I later found out that his herd was worth about 2 million USD.

    Not sure exactly what my point is but I guess it is something like we shouldn't judge people because they don't have what we have, they probably just don't need/want it.
  • kalel 18 Apr 2013 10:38:40 86,261 posts
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    Armoured_Bear wrote:
    kalel wrote:
    Sorry, I'm struggling to follow your post.
    I'm making an arse of it but I think what I'm trying to say is that people from the West tend to confuse relative poverty with absolute poverty when looking at poorer countries.
    I actually meant elstoof.

    I'm sort of agreeing with you. As I say, I don't think there's necessarily a direct correlation between "money" and "quality of life". That's not to say they aren't often related and the global wealth divide is a very important issue indeed, but I'd be interested to see some sort of "quality of life" divide if such a thing were possible.

    I think such things do exist and I seem to remember Scandinavian countries always doing very well.
  • monkman76 18 Apr 2013 10:40:57 3,923 posts
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    kalel wrote:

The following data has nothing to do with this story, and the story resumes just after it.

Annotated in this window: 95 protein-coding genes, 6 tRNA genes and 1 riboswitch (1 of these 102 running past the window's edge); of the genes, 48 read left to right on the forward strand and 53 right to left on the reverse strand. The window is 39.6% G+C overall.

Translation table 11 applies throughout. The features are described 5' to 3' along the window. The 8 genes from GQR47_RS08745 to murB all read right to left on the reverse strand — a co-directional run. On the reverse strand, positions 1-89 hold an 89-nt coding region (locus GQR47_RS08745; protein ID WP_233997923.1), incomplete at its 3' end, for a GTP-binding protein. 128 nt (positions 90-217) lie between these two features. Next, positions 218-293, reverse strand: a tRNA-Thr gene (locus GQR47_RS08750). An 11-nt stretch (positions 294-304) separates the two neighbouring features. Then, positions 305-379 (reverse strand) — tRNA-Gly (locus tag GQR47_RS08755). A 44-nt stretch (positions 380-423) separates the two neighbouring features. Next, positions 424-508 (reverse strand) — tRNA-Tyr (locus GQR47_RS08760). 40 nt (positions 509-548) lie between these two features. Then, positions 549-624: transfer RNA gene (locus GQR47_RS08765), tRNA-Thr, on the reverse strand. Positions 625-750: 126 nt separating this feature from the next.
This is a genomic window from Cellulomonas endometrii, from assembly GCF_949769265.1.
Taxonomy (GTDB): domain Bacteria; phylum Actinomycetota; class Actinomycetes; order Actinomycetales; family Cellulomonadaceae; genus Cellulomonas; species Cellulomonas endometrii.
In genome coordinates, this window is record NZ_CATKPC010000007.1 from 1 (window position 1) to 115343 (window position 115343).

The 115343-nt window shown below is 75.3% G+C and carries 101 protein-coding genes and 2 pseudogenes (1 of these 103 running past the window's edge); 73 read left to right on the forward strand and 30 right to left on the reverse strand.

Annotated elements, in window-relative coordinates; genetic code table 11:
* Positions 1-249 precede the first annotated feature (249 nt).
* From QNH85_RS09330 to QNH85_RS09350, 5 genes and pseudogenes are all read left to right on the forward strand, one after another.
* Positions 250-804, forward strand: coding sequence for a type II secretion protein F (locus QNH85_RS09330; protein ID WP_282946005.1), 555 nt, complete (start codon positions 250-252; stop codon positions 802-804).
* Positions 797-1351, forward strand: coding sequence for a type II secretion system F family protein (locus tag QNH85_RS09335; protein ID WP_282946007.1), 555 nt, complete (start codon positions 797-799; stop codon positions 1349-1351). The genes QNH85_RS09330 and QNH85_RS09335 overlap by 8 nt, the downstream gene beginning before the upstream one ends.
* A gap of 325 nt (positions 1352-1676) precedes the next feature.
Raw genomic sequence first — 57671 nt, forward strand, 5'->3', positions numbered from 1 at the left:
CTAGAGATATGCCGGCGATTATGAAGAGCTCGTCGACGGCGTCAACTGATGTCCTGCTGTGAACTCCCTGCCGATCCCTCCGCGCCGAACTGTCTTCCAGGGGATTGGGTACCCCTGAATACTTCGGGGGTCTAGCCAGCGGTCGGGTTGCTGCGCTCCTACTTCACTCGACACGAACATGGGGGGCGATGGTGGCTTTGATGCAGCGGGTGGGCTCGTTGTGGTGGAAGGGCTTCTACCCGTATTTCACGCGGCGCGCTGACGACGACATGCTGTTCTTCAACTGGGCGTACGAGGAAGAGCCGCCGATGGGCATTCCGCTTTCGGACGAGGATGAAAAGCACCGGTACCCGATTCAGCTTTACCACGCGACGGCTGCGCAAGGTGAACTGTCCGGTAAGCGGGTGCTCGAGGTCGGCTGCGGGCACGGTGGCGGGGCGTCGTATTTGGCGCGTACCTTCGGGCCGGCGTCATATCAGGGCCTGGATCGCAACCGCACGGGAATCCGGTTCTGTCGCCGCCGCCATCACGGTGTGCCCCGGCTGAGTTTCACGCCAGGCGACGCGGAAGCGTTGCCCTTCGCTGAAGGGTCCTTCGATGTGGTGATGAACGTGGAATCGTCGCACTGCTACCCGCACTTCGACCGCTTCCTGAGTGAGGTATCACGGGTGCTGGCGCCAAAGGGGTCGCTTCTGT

I think such things do exist and I seem to remember Scandinavian countries always doing very well.
    Yes, and lo and behold, they have among the most equal societies in the world (again, still a long way from communism, in case I need to emphasise this again!).
    edit - sounds like I'm arguing your point kalel - I'm not, just using it to back my own up.

    Edited by monkman76 at 10:42:21 18-04-2013
  • Stefansen-W 18 Apr 2013 10:42:21 46 posts
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    Many factors affect the wealth and prosperity of a people.I mention only a few

    -Climate
    -Geographical proximity with other peoples
    -Population genetics
    -Famines and pestilences
    -Factors of randomness of events

    If I had to attribute to them a value of incidence, I would say:
    -Climate 20%
    -Geographical proximity with other peoples 10%
    -Population genetics 30%
    -Famines and pestilences 30%
    -Factors of randomness of events 10%
  • LeoliansBro 18 Apr 2013 10:43:00 43,170 posts
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    ...population genetics?

    LB, you really are a massive geek.

  • monkman76 18 Apr 2013 10:44:12 3,923 posts
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    elstoof wrote:
    Anyway, what were these people who suffer horrible lives carrying water etc doing before the western world developed its monetary systems to compensate people of their time given to you for work? I don't think the way of life in these societies has declined as a result of our industrialisation per se, these people were self sufficient before otherwise they would have died out. People benefited in the west from working the system to their favour and globalisation has caused these two different worlds to collide.
    As just one example, what about communities that are displaced and basically moved somewhere else to rot when a western mining company moves in?